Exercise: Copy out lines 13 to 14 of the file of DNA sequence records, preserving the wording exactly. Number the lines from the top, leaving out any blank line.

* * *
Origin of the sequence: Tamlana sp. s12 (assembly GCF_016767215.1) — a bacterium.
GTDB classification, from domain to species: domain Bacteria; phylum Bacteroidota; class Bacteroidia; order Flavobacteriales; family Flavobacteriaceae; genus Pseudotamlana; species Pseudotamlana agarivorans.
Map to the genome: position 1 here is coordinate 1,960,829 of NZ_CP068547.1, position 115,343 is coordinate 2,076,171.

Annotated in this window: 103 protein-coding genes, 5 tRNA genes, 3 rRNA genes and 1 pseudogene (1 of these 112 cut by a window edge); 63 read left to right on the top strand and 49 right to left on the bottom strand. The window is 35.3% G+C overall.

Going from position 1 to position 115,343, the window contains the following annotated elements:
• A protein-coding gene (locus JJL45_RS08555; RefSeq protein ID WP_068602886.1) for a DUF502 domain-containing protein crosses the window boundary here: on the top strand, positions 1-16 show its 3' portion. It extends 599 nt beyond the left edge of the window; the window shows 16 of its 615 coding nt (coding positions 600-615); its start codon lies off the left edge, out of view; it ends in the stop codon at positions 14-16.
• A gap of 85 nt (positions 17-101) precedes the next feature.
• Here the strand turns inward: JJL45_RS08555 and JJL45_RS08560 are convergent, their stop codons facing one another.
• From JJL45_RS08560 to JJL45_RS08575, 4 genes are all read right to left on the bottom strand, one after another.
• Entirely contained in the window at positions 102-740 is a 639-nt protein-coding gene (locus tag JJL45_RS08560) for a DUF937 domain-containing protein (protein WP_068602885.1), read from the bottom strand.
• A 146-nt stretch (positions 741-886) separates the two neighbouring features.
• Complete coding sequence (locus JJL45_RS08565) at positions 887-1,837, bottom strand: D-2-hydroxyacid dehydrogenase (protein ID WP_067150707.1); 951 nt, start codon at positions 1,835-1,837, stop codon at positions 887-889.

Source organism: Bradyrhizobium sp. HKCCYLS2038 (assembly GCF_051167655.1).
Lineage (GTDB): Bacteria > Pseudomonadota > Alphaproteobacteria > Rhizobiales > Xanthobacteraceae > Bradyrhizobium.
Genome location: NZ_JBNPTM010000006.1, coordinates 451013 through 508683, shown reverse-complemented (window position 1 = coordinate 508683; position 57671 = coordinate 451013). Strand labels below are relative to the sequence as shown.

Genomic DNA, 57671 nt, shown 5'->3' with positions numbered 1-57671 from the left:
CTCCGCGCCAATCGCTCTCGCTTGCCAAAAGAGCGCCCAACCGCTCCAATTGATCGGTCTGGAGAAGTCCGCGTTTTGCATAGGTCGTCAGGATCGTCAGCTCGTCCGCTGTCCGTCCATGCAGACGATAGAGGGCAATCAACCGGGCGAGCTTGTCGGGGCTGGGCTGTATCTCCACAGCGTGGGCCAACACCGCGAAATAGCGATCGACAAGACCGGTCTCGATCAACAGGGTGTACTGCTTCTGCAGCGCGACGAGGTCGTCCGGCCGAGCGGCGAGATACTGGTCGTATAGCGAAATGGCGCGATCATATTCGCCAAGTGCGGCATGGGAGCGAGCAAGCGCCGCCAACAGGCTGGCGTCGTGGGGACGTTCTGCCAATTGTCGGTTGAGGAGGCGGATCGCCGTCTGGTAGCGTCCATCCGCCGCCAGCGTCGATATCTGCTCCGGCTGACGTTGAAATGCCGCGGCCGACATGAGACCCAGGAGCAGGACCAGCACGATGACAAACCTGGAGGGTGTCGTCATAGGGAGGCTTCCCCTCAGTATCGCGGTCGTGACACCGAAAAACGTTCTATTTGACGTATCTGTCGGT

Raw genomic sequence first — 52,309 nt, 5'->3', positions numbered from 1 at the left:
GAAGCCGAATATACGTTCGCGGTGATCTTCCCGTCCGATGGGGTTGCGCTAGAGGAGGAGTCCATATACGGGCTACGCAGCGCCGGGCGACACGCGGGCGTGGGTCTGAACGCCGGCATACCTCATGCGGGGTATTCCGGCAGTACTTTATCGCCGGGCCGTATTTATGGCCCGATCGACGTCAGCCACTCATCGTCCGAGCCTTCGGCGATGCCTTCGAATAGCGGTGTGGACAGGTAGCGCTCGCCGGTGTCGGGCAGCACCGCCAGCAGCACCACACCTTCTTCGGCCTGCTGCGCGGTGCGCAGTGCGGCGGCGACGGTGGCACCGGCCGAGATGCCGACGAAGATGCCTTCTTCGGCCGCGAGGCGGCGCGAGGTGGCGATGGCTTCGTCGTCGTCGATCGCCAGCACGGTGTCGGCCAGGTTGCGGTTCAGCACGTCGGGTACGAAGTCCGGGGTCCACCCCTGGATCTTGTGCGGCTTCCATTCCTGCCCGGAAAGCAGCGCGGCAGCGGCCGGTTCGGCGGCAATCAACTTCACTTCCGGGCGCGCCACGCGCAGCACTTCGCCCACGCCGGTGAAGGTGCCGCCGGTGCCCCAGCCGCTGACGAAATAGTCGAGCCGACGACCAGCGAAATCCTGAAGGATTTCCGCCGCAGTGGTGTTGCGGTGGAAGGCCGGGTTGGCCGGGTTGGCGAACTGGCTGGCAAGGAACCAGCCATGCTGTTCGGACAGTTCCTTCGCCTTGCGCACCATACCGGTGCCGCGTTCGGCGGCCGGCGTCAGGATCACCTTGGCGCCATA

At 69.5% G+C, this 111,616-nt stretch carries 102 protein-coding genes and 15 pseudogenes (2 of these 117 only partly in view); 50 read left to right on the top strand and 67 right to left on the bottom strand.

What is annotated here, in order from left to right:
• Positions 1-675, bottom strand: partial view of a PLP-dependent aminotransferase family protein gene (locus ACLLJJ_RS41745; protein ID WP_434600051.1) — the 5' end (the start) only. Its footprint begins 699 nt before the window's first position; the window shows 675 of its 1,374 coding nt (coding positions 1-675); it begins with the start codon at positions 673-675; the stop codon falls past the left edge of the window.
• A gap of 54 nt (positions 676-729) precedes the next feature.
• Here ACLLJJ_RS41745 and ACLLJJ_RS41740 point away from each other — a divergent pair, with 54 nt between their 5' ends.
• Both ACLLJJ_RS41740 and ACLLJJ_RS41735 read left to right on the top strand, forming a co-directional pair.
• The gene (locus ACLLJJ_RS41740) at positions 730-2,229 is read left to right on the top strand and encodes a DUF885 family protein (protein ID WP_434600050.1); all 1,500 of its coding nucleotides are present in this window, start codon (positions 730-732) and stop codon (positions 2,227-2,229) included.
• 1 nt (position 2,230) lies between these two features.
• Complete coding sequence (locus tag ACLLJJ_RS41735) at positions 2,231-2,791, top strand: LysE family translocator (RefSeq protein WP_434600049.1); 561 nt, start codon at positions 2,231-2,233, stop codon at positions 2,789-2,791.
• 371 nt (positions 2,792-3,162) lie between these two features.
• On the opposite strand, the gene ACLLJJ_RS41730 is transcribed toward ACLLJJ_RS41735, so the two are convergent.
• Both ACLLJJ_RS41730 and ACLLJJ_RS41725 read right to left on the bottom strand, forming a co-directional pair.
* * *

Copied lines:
Source organism: Bradyrhizobium sp. HKCCYLS2038 (assembly GCF_051167655.1).
Lineage (GTDB): Bacteria > Pseudomonadota > Alphaproteobacteria > Rhizobiales > Xanthobacteraceae > Bradyrhizobium.